In the Eileen Roaman Greenhouse at the Springs School, a visitor asks the greenhouse manager and garden educator Hailey London, “What’s growing on?”
“That’s my tagline!” London says, the self-proclaimed “Nutrition Dragon.” “Don’t steal my tagline.”
The registered dietician, who has been known to wear a dragon costume to work, oversees Project Most’s Springs Seedlings, an after-school garden program at the Springs School in the East Hampton hamlet of Springs, otherwise known as “Bonac” after the nearby Accabonac Harbor.
The greenhouse is considered a year-round classroom, but due to all the snow this past winter the gas truck could not deliver fuel. “All the more reason to get solar panels,” says London. The students made the best of it, however, and harvested 100 heads of lettuce in January. “We made a school-wide salad lunch,” she says. “It was a lot of salad.”
The students made ranch, Greek and Japanese ginger honey dressings to top their mix of homegrown romaine, green crisp and red lollo lettuces, kale and carrots for 720 students, from pre-K through eighth grade.
In March, the Springs Seedlings held their seventh annual Empty Bowls event at the American Legion Hall in Amagansett, where 30 local chefs dished out more than 300 bowls of soup. Seven thousand dollars were raised for greenhouse and garden box maintenance, seeds and soil.
Those same chefs donated recipes to the Spring Seedlings Cookbook, underwritten by local businesses. Soup recipes will include scallop chowder from the Old Stone Market, white bean, sausage and greens from Nick & Toni’s restaurant and vegan root vegetable, ginger and lemongrass soup from the Ross School.
Project Most serves 275 kids at Springs School at a cost of $60,000 a year. Parents pay $180 per month to enroll their child every school day from 3 to 6 p.m., planting seedlings, selling them at their annual plant sale in May and planting them in “theme” gardens such as “bug repellents” with rose geranium, lemon balm, lemongrass, mint and lavender, a notoriously difficult herb to grow from seed in the Northeast.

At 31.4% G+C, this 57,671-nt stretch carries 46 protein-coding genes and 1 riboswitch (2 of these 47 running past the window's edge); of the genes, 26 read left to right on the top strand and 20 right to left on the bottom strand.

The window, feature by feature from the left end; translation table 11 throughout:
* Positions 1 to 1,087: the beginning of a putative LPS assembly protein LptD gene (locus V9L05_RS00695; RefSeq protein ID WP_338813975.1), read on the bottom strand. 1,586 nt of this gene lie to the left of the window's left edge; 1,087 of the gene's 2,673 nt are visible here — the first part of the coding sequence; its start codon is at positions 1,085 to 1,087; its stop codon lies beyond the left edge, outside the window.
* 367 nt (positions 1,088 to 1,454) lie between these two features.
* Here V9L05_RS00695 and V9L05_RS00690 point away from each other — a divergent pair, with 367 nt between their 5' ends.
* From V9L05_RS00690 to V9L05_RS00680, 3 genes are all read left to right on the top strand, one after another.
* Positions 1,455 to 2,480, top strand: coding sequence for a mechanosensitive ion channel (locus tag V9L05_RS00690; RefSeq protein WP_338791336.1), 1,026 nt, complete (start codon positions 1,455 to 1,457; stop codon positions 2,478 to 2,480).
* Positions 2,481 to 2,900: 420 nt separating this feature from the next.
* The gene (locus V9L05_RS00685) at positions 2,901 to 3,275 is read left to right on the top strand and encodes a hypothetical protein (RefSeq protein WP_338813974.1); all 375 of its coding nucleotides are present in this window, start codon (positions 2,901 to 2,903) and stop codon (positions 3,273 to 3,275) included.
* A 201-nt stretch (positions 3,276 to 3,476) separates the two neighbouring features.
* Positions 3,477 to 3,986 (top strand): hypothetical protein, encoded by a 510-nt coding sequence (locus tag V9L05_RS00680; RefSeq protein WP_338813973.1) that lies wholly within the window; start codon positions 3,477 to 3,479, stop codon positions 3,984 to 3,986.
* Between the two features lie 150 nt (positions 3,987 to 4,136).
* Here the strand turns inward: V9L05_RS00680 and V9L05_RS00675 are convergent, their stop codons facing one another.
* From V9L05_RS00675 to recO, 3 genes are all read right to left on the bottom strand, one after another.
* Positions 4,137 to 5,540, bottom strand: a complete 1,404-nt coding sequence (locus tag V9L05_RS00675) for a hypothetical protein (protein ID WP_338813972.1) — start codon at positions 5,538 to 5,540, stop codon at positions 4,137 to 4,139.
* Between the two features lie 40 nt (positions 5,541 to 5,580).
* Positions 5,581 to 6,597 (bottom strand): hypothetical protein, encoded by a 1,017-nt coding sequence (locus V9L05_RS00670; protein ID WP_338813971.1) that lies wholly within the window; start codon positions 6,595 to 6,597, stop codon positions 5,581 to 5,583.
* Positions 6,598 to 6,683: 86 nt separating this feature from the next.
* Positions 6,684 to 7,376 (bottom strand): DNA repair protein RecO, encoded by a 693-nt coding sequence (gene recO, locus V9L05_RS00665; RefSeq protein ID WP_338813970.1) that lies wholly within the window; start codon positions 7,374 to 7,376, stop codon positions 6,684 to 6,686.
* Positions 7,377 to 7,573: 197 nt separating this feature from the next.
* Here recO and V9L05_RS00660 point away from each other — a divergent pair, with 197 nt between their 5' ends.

When school lets out, iGrow Summer Camp allows the kids and gardens to flourish. Sixty campers harvest from the garden and prepare lunch for everyone before heading home for the day. If the Nutrition Dragon has her way, there will be a farm stand in the very near future.
Throughout the year, London wrangles others in the community like farmers Katie Baldwin and Amanda Merrow of Amber Waves Farms to talk to the kids about the history of wheat growing and milling. Carissa Waechter of Carissa’s Breads baked “medieval” bread with them.
The owners of Simply Sublime, a health food takeout in East Hampton, taught the kids how to make sauerkraut, and Ian Calder-Piedmonte of Balsam Farms plans to plant garlic with them in the fall.
Quail Hill Farm has been a guiding light since the beginning, thanks to Eileen Roaman, a master gardener and Springs resident who helped get the program off the ground seven years ago.
Back at the greenhouse, a group of fourth graders stream in to plant cucumbers, melons and squash for the season. A few have lollipops dangling out of their mouths, giving the Nutrition Dragon quite the scare.
To learn about a fundraiser for the garden, click here.